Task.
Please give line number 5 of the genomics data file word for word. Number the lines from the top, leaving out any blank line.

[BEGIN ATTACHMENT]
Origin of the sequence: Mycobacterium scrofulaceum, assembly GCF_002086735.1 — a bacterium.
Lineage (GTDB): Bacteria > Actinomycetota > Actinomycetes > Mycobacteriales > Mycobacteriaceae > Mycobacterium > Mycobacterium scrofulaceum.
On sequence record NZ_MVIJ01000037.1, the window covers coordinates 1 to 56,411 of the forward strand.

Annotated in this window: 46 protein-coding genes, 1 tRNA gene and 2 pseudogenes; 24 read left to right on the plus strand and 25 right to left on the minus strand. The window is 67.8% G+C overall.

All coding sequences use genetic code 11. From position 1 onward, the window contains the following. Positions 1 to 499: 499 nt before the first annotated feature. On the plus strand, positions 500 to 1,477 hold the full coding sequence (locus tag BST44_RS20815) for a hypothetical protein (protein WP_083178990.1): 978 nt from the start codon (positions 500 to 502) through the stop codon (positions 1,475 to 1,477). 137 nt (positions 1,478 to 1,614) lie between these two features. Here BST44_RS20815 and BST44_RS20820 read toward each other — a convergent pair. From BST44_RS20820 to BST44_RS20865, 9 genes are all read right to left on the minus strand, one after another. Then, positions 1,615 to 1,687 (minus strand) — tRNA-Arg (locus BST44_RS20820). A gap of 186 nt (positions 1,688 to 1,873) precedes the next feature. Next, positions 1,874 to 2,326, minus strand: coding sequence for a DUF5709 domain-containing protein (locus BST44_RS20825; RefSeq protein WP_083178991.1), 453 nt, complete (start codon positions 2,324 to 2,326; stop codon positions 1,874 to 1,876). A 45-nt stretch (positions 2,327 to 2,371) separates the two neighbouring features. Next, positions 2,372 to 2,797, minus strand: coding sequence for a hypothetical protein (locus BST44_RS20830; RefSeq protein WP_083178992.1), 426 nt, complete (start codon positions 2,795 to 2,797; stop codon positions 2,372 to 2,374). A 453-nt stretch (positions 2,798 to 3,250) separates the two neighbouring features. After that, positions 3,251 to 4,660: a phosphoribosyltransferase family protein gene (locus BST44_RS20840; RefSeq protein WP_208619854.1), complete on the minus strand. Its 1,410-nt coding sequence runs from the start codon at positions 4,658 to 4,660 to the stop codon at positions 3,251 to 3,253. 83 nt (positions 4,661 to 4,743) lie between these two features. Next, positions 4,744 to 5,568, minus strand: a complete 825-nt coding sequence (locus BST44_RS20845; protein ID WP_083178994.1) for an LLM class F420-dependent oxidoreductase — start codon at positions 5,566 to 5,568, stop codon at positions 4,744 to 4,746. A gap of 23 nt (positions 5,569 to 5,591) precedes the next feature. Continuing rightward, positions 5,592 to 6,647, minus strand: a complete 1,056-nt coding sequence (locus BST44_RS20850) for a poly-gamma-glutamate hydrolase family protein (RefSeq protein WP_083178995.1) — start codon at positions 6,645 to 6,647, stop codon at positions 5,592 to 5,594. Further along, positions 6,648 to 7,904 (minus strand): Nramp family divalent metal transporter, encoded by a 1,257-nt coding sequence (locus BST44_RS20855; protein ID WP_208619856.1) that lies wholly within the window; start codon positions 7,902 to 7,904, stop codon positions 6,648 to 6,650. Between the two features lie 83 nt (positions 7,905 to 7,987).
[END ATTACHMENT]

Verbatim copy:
All coding sequences use genetic code 11. From position 1 onward, the window contains the following. Positions 1 to 499: 499 nt before the first annotated feature. On the plus strand, positions 500 to 1,477 hold the full coding sequence (locus tag BST44_RS20815) for a hypothetical protein (protein WP_083178990.1): 978 nt from the start codon (positions 500 to 502) through the stop codon (positions 1,475 to 1,477). 137 nt (positions 1,478 to 1,614) lie between these two features. Here BST44_RS20815 and BST44_RS20820 read toward each other — a convergent pair. From BST44_RS20820 to BST44_RS20865, 9 genes are all read right to left on the minus strand, one after another. Then, positions 1,615 to 1,687 (minus strand) — tRNA-Arg (locus BST44_RS20820). A gap of 186 nt (positions 1,688 to 1,873) precedes the next feature. Next, positions 1,874 to 2,326, minus strand: coding sequence for a DUF5709 domain-containing protein (locus BST44_RS20825; RefSeq protein WP_083178991.1), 453 nt, complete (start codon positions 2,324 to 2,326; stop codon positions 1,874 to 1,876). A 45-nt stretch (positions 2,327 to 2,371) separates the two neighbouring features. Next, positions 2,372 to 2,797, minus strand: coding sequence for a hypothetical protein (locus BST44_RS20830; RefSeq protein WP_083178992.1), 426 nt, complete (start codon positions 2,795 to 2,797; stop codon positions 2,372 to 2,374). A 453-nt stretch (positions 2,798 to 3,250) separates the two neighbouring features. After that, positions 3,251 to 4,660: a phosphoribosyltransferase family protein gene (locus BST44_RS20840; RefSeq protein WP_208619854.1), complete on the minus strand. Its 1,410-nt coding sequence runs from the start codon at positions 4,658 to 4,660 to the stop codon at positions 3,251 to 3,253. 83 nt (positions 4,661 to 4,743) lie between these two features. Next, positions 4,744 to 5,568, minus strand: a complete 825-nt coding sequence (locus BST44_RS20845; protein ID WP_083178994.1) for an LLM class F420-dependent oxidoreductase — start codon at positions 5,566 to 5,568, stop codon at positions 4,744 to 4,746. A gap of 23 nt (positions 5,569 to 5,591) precedes the next feature. Continuing rightward, positions 5,592 to 6,647, minus strand: a complete 1,056-nt coding sequence (locus BST44_RS20850) for a poly-gamma-glutamate hydrolase family protein (RefSeq protein WP_083178995.1) — start codon at positions 6,645 to 6,647, stop codon at positions 5,592 to 5,594. Further along, positions 6,648 to 7,904 (minus strand): Nramp family divalent metal transporter, encoded by a 1,257-nt coding sequence (locus BST44_RS20855; protein ID WP_208619856.1) that lies wholly within the window; start codon positions 7,902 to 7,904, stop codon positions 6,648 to 6,650. Between the two features lie 83 nt (positions 7,905 to 7,987).